• Transfers to and from airports for participants making individual air arrangements.
  • Optional excursions or deviations from the scheduled tour
  • Sleeping bag and all personal expenses such as telephone, fax, email charges, liquor or soft drinks,
  • Room service, gratuities for personal services, items of a purely
  • Cargo Clearing agent charges.
  • Any other service that is not mentioned in the list above.

Fields marked with an * are required
Our staff will be in touch via email within 24 hours once you complete the registration form below.

Choose your departure date *

Trekking holiday

First Name *

as stated on passport

Last Name *

as stated on passport

Date of Birth *

as stated on passport

Gender *

as stated on passport

Email *

Preferred Contact Number *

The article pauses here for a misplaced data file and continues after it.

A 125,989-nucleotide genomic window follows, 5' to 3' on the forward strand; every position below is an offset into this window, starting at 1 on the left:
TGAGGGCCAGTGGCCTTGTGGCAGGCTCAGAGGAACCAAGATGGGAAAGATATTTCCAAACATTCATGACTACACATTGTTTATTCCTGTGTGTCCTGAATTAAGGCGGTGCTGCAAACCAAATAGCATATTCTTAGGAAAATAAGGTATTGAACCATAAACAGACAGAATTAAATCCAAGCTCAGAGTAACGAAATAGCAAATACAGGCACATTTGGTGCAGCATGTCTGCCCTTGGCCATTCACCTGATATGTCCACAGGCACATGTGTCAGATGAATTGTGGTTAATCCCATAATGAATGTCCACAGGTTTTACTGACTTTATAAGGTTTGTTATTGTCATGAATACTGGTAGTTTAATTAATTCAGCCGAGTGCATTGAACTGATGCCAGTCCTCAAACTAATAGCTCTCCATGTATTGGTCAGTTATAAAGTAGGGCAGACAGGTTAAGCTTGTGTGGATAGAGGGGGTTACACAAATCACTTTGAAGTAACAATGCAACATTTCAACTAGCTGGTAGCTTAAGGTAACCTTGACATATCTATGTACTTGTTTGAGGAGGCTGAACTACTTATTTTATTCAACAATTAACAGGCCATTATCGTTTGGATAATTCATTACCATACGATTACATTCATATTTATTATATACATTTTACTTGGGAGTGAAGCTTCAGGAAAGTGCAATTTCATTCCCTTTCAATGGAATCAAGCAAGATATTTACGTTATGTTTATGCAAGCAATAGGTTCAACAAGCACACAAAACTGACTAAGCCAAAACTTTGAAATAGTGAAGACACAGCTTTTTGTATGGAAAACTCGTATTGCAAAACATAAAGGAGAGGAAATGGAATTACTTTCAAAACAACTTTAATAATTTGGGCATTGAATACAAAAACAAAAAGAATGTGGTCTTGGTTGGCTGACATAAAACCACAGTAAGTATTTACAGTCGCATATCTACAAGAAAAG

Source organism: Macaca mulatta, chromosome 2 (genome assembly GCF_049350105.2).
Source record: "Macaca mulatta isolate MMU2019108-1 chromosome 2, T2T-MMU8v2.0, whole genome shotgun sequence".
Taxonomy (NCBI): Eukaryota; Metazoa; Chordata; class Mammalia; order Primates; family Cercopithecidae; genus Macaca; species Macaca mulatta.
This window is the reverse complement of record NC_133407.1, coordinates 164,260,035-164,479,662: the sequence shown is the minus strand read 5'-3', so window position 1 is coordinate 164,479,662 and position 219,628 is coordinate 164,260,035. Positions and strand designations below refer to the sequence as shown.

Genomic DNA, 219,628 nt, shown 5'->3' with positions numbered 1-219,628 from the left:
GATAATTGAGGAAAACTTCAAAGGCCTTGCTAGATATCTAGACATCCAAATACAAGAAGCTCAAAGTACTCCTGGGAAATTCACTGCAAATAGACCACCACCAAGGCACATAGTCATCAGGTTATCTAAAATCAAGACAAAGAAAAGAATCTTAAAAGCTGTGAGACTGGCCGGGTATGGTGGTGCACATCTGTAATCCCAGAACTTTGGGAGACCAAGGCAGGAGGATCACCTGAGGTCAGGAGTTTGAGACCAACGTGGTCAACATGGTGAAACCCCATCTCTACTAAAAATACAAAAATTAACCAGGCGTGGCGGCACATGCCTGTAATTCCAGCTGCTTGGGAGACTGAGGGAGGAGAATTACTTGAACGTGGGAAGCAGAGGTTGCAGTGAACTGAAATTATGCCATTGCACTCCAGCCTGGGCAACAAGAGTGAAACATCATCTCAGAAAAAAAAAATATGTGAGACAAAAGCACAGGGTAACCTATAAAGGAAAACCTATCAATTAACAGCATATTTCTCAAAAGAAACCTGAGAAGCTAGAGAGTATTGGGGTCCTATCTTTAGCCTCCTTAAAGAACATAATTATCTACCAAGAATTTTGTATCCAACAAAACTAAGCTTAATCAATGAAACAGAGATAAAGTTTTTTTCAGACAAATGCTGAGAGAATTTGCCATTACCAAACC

Profession/Occupation *
Required for trekking permit.


Have you traveled to Pakistan before? *

Any particular food requirements?

Country of Passport/CNIC *

What passport will you use to apply for Pakistani visa?

Passport Number (or CNIC No.) *

Please recheck at least twice before submitting.

Any additional information/comments?

Full Address *

Required for trekking permit. Please mention street address, town, city, postal code, country etc.

Please contact us for any further details at [email protected]

Fields marked with an * are required
Our staff will be in touch via email within 24 hours once you complete the registration form below.

Choose your departure date *

Trekking holiday

First Name *

as stated on passport

Last Name *

as stated on passport

Date of Birth *

as stated on passport

Gender *